How Dark Souls Revolutionizes Death

It took me a while to bolster up my strength to take on the game renowned for an unbelievable amount of difficulty, Dark Souls. After my experience with its challenging predecessor, Demon’s Souls, I was more than hesitant to pick up Bandai’s next installment of the epic saga. I ignored the onset of fear as I stared at the ominous figure on the front of the box just before I started my descent into darkness by purchasing it

Enemy

You gotta pay the toll to get through. How much does it cost? Oh…I don’t know. Just give me everything you have and let’s call it a day.

Death. Harkening back to all of the reviews and blurbs I’ve read about the game, I died my fair share of times throughout the first few stages I managed to surpass; but, what surprised me about my sudden destruction wasn’t how horribly tragic it’d been. The tedious act of respawning often left a cathartic feeling lingering about the air. Yes, I did lose my precious souls along with my equally as important humanity–what I did gain via this process, the growth in both myself and my blossoming character, left me smiling and gave me the burst of hope I needed to forge on even further into the noteworthy story.

Each time an enemy sliced me into two, I still gained something worthwhile, whether it was a firebomb, a new weapon, or even, if I was lucky, a piece of armor. In addition to this, I also progressed in a strategic sense: I would discovered how a particularly difficult boss had a staggering weakness; how perhaps a trap was laying in wait for me; or maybe I’d uncover an easy way of going about tackling an obstacle that had previously stumped me to no end. Whatever I garnered by dying always helped in some fashion, and I believe that is where Dark Souls triumphs high above other games in the industry. Innumerable titles, like Call Of Duty, don’t force you to build upon your past mistakes and push you to prevent your future blunders. A gory, AK-47 death in a game like that may or may not influence its gamers to take an alternative approach to a situation, where Dark Souls makes this the sole purpose of its core. A trial-and-error technique allows the gamer to think critically in order to reap the benefits of logic and repetition. This is where the action roleplaying game shines its brightest.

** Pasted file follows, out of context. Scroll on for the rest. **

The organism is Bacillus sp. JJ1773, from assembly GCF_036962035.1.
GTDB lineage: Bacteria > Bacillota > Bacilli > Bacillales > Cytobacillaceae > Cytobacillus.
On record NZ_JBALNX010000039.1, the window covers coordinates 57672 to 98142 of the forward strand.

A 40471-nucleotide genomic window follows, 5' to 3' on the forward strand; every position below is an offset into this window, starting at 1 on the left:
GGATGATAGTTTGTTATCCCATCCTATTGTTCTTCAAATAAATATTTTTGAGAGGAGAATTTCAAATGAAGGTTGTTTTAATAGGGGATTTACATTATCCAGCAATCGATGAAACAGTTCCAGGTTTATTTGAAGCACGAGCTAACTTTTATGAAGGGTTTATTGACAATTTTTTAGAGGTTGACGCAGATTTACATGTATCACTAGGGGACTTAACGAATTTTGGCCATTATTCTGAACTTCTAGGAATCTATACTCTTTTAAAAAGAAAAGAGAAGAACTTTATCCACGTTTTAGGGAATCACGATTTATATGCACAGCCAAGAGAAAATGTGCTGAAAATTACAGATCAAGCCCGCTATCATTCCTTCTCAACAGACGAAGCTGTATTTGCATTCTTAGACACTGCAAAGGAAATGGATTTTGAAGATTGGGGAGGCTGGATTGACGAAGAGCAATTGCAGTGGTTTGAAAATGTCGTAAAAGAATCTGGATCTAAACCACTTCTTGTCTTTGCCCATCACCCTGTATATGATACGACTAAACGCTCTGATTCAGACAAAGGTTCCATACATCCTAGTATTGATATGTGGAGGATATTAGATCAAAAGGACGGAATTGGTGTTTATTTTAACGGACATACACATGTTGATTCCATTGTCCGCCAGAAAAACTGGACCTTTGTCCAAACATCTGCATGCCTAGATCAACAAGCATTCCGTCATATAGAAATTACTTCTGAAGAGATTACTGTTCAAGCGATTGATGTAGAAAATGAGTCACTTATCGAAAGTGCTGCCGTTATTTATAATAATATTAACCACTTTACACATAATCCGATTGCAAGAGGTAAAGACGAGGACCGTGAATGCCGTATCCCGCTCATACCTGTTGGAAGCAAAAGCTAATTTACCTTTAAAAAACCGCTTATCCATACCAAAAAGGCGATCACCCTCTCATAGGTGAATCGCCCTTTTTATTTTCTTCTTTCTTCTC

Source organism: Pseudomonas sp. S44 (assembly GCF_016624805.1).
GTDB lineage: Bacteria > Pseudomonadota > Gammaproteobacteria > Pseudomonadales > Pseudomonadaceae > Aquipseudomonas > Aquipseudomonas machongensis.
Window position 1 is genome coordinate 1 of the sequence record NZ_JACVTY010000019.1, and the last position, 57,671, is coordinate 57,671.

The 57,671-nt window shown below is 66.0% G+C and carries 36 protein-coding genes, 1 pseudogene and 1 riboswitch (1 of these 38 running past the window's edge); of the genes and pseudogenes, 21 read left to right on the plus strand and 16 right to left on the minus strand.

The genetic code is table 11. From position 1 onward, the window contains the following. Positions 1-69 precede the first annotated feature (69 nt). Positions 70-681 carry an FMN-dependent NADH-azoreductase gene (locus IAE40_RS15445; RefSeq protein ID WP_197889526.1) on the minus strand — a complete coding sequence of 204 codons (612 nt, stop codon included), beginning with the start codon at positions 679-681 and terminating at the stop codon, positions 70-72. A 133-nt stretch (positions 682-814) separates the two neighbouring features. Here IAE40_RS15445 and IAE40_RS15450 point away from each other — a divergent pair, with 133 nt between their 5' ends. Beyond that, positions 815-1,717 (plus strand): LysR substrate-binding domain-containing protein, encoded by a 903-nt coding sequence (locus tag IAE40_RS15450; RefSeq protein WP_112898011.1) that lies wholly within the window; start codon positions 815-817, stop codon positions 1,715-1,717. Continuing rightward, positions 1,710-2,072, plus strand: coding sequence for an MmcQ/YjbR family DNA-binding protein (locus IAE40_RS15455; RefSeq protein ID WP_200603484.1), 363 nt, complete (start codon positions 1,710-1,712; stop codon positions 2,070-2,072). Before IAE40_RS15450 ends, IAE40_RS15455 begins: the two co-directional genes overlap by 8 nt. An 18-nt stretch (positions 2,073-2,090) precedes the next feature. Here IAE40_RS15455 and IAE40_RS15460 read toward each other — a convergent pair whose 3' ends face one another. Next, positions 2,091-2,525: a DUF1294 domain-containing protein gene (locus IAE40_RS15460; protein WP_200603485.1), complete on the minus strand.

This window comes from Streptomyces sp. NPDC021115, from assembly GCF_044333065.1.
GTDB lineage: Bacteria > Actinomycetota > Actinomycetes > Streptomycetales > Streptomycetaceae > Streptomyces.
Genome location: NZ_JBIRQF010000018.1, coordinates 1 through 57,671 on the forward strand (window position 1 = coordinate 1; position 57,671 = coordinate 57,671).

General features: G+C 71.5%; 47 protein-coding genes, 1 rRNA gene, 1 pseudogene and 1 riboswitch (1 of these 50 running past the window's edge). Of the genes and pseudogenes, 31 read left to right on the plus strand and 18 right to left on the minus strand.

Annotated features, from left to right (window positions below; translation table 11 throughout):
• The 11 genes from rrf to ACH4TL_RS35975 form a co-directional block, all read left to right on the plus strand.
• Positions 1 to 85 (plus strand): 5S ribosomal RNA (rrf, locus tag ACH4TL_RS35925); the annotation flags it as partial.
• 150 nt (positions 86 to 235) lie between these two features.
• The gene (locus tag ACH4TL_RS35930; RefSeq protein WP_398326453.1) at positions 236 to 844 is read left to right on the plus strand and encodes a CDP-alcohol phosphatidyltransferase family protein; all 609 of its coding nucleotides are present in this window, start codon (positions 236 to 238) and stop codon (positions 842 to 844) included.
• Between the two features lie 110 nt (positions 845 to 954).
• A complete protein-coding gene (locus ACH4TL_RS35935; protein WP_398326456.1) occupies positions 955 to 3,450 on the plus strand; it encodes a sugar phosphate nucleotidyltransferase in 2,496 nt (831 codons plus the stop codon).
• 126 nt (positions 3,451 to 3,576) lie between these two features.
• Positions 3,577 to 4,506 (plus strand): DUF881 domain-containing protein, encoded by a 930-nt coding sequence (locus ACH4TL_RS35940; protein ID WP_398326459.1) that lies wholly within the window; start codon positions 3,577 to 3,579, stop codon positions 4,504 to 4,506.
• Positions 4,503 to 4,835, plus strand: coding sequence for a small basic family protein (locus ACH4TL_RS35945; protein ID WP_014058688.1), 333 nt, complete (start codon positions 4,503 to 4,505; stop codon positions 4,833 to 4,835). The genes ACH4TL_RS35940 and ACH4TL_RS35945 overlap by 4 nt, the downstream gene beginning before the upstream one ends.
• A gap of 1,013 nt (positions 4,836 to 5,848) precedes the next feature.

Video Game Meme

Pretty self-explanatory.

As I’ve said before, I was extremely wary of this adventure condemned to be a death-trap by the masses; happily enough, I took the plunge and enjoyed every second of the revolutionary ebb and flow of life and death! Hopefully, other developers are taking diligent notes, because Dark Souls should be the archetype future games use to improve their own methodologies concerning various nuances like mortality and the inner growth of the gamer.

About The Author

Rebecca

Rebecca "jobe352" 
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Born in the flames of the darkest and deepest pit, Rebecca, otherwise known through the alias of Jobe352, writes for AlterGamer and is an avid gamer herself. She hopes that everyone enjoys whatever she may post there, but, just in case, she wanted to ask you a simple, little question: "Would you kindly?"